The experience start me thinking (I am prone to thoughts every now and again), “What makes an ’80s movie so ’80s after all?” I tried to come up with a checklist that could be used for deciding just how ’80s a film is. That way, I could rank the top ten most ’80s movies of all ’80s movies. I might have forgotten one or two from this list, so feel free to correct me if you think it’s wrong. This is by no means definitive. If you see that either something is missing from the checklist or a movie is missing from the top ten, just leave a comment or e-mail me!

Now, for a movie to be considered ’80s, it obviously needs a film score that is entirely built upon the sounds of a synthesizer. It can contain one or two popular songs, but the soundtrack has to be 95% synthesizer-only melodies. Secondly, there has to be at least one montage. There need to be irrationally used sound effects (think of the boing sound you hear during Sixteen Candles when you see the popular girl’s tits). The main character has to have his or her own arch enemy that they encounter in everyday life. I don’t mean like a Batman/Riddler arch enemy, I mean more like an unnecessarily cruel classmate or co-worker who comes up with ridiculous schemes to sabotage the hero. For a movie to really be considered ’80s, it has to have Billy Zabka in its cast of characters. The last two checklist items are more thematic. Almost all ’80s movies contain themes of rebellion, most of which center around an educational institution, be it middle school, high school or college. Lastly, there are improbable schemes hatched by characters that are carried out as if they’re completely rational and easily accomplished. It sounds a bit vague, but just wait, you’ll see what I mean.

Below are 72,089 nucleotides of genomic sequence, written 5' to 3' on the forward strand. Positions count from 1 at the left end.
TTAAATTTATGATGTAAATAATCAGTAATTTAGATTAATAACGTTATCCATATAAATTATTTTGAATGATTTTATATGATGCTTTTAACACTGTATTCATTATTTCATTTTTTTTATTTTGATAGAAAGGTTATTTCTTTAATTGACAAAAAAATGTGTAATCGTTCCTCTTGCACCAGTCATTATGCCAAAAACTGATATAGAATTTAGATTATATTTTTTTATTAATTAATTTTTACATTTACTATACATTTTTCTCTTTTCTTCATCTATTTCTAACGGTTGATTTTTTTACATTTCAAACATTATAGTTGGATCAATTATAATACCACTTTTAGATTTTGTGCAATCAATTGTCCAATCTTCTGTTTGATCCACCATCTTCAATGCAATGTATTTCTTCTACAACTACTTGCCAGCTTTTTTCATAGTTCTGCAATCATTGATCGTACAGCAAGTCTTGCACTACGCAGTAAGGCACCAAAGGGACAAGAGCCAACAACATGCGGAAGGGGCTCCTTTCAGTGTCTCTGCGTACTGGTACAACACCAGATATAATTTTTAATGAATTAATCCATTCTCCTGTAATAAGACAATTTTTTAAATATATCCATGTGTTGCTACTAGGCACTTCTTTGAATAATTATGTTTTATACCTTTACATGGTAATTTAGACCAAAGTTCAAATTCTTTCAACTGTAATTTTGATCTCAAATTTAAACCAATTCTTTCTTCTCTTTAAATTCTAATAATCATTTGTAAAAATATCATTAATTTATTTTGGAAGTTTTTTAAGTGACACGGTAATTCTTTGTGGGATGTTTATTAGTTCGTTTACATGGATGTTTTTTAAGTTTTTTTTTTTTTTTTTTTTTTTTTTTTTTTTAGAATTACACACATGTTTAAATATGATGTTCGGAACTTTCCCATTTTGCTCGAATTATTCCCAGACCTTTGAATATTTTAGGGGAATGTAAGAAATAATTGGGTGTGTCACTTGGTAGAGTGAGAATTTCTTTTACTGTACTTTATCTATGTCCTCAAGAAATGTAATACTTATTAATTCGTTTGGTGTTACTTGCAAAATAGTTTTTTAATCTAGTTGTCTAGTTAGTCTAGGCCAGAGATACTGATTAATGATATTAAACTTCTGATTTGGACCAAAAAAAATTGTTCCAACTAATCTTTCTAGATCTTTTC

The Top Ten ’80s-est ’80s Movies